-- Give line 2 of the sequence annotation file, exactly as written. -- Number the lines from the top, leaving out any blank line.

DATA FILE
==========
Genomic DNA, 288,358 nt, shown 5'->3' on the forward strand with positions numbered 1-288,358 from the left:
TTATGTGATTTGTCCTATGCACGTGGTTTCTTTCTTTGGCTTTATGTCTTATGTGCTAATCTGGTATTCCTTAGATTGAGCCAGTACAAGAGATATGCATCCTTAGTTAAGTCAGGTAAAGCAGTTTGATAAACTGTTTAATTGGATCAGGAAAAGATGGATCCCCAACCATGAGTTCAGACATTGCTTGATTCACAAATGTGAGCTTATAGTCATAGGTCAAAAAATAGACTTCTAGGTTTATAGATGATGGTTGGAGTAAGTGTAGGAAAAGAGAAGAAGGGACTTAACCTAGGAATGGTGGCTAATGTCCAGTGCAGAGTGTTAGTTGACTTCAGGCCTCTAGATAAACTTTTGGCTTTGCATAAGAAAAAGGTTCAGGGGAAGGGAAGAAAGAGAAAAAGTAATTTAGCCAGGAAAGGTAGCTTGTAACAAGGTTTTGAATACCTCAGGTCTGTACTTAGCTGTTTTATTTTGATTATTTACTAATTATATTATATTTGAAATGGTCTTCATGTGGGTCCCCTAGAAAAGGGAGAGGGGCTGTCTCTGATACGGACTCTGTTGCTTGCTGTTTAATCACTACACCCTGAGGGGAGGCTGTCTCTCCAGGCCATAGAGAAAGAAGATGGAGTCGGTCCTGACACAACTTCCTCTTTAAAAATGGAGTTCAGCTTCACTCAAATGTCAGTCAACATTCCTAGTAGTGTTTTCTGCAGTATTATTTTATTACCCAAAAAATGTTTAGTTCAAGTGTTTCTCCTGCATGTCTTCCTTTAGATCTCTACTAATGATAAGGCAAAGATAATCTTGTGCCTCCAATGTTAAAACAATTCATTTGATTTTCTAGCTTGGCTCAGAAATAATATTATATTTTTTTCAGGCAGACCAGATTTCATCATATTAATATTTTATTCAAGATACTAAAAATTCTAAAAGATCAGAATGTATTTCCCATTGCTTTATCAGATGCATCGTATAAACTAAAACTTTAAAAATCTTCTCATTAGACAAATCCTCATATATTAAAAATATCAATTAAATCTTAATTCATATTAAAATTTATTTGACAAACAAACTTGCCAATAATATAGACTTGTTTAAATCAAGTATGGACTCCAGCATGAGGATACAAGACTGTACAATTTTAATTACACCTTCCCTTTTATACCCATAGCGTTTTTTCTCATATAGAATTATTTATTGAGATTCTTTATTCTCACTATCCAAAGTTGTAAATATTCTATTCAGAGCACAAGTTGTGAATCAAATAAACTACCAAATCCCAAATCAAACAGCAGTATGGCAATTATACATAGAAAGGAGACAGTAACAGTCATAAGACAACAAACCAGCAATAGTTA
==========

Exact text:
TTATGTGATTTGTCCTATGCACGTGGTTTCTTTCTTTGGCTTTATGTCTTATGTGCTAATCTGGTATTCCTTAGATTGAGCCAGTACAAGAGATATGCATCCTTAGTTAAGTCAGGTAAAGCAGTTTGATAAACTGTTTAATTGGATCAGGAAAAGATGGATCCCCAACCATGAGTTCAGACATTGCTTGATTCACAAATGTGAGCTTATAGTCATAGGTCAAAAAATAGACTTCTAGGTTTATAGATGATGGTTGGAGTAAGTGTAGGAAAAGAGAAGAAGGGACTTAACCTAGGAATGGTGGCTAATGTCCAGTGCAGAGTGTTAGTTGACTTCAGGCCTCTAGATAAACTTTTGGCTTTGCATAAGAAAAAGGTTCAGGGGAAGGGAAGAAAGAGAAAAAGTAATTTAGCCAGGAAAGGTAGCTTGTAACAAGGTTTTGAATACCTCAGGTCTGTACTTAGCTGTTTTATTTTGATTATTTACTAATTATATTATATTTGAAATGGTCTTCATGTGGGTCCCCTAGAAAAGGGAGAGGGGCTGTCTCTGATACGGACTCTGTTGCTTGCTGTTTAATCACTACACCCTGAGGGGAGGCTGTCTCTCCAGGCCATAGAGAAAGAAGATGGAGTCGGTCCTGACACAACTTCCTCTTTAAAAATGGAGTTCAGCTTCACTCAAATGTCAGTCAACATTCCTAGTAGTGTTTTCTGCAGTATTATTTTATTACCCAAAAAATGTTTAGTTCAAGTGTTTCTCCTGCATGTCTTCCTTTAGATCTCTACTAATGATAAGGCAAAGATAATCTTGTGCCTCCAATGTTAAAACAATTCATTTGATTTTCTAGCTTGGCTCAGAAATAATATTATATTTTTTTCAGGCAGACCAGATTTCATCATATTAATATTTTATTCAAGATACTAAAAATTCTAAAAGATCAGAATGTATTTCCCATTGCTTTATCAGATGCATCGTATAAACTAAAACTTTAAAAATCTTCTCATTAGACAAATCCTCATATATTAAAAATATCAATTAAATCTTAATTCATATTAAAATTTATTTGACAAACAAACTTGCCAATAATATAGACTTGTTTAAATCAAGTATGGACTCCAGCATGAGGATACAAGACTGTACAATTTTAATTACACCTTCCCTTTTATACCCATAGCGTTTTTTCTCATATAGAATTATTTATTGAGATTCTTTATTCTCACTATCCAAAGTTGTAAATATTCTATTCAGAGCACAAGTTGTGAATCAAATAAACTACCAAATCCCAAATCAAACAGCAGTATGGCAATTATACATAGAAAGGAGACAGTAACAGTCATAAGACAACAAACCAGCAATAGTTA